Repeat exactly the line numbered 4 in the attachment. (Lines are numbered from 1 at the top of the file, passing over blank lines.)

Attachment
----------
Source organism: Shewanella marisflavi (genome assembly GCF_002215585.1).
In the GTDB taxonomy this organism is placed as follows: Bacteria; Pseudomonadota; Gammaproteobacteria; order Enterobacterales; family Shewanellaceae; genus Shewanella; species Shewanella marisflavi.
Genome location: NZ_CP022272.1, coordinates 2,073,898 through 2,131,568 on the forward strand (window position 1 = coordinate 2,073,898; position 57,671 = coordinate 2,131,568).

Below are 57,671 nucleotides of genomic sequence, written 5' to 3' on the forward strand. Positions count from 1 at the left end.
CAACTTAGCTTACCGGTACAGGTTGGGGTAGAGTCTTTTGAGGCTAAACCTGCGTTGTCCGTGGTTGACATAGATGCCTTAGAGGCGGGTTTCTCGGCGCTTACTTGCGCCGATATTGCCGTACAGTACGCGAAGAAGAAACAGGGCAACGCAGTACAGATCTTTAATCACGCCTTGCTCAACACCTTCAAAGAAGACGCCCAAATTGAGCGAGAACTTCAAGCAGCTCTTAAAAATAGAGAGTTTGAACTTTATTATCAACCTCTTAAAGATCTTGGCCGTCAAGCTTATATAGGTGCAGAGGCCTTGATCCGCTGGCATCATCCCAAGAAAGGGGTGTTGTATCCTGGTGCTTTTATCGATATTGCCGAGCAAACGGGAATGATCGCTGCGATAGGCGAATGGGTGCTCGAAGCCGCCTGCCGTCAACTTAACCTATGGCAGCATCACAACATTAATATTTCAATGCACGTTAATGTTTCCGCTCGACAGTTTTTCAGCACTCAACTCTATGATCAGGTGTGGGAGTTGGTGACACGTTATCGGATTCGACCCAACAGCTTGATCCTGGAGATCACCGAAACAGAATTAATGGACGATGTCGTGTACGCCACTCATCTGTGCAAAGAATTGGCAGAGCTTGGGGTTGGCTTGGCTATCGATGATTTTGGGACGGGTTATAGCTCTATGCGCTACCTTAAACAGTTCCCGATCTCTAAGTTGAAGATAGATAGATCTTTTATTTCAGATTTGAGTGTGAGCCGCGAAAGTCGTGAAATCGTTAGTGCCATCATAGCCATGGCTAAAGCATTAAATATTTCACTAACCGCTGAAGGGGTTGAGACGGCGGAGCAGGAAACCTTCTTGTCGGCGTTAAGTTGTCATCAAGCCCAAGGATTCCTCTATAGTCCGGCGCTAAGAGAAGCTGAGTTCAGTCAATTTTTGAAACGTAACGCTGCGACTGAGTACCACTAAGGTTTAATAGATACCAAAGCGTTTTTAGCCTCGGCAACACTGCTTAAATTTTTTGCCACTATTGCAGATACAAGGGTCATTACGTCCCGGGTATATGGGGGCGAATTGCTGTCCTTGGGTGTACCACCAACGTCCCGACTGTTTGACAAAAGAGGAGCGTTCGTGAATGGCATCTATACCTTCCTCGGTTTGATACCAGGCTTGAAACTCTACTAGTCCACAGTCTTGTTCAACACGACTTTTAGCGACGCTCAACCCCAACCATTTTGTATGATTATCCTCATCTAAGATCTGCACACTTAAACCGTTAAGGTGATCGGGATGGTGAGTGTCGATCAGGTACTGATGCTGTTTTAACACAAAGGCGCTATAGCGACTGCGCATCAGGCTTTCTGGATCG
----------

Below are 57,671 nucleotides of genomic sequence, written 5' to 3' on the forward strand. Positions count from 1 at the left end.